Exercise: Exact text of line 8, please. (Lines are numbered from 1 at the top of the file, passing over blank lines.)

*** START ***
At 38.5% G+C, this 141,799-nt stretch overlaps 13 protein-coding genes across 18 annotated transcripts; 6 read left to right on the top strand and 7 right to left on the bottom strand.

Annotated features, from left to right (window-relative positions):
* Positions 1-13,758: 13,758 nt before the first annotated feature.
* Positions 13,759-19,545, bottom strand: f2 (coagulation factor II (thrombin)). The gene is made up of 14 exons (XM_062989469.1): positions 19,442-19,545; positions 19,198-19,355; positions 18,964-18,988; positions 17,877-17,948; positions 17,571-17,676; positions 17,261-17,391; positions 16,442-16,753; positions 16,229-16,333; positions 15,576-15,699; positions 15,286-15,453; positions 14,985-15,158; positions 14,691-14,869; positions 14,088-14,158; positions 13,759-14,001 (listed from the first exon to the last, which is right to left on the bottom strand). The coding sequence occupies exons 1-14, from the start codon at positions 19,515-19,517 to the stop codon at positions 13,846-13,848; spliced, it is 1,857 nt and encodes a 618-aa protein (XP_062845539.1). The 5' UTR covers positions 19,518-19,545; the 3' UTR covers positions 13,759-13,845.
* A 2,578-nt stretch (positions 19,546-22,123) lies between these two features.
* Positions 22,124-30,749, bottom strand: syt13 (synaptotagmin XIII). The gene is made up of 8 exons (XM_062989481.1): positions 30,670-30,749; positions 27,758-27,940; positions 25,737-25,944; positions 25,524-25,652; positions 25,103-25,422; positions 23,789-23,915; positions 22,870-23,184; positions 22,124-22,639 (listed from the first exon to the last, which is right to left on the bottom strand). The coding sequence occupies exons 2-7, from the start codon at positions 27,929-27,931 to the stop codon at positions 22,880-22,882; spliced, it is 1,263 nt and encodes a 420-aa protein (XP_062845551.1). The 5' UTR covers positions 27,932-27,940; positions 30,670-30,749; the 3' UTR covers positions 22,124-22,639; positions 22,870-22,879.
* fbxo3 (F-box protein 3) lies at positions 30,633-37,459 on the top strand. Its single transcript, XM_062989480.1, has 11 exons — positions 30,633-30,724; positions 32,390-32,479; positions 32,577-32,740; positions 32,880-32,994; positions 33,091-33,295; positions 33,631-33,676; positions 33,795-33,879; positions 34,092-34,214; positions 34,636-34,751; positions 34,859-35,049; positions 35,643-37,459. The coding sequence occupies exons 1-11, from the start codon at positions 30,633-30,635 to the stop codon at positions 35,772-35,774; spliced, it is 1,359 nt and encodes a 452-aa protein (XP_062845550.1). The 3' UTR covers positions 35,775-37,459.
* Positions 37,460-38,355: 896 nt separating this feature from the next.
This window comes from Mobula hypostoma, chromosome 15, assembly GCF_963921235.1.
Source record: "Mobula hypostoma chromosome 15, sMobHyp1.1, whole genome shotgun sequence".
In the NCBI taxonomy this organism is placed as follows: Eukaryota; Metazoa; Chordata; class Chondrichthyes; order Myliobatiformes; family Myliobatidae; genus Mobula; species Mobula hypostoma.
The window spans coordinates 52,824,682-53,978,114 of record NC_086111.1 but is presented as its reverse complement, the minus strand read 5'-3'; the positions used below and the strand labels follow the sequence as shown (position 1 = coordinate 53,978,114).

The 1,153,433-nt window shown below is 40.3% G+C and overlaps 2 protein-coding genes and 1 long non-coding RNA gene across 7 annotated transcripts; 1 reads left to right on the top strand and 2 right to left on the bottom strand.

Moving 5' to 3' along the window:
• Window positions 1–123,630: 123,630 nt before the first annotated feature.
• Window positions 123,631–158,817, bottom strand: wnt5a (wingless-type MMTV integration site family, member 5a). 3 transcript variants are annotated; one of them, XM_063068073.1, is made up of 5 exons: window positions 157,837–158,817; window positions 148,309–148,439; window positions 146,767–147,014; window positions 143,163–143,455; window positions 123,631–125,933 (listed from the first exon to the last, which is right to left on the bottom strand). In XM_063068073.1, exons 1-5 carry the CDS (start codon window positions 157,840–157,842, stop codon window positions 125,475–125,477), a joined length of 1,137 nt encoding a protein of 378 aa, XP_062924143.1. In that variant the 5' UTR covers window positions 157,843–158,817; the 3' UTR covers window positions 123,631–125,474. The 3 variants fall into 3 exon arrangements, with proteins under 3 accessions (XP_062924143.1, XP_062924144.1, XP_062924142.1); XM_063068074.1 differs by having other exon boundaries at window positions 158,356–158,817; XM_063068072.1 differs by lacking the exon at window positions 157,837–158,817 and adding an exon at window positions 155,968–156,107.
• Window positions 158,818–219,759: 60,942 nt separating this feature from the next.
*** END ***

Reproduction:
* Positions 37,460-38,355: 896 nt separating this feature from the next.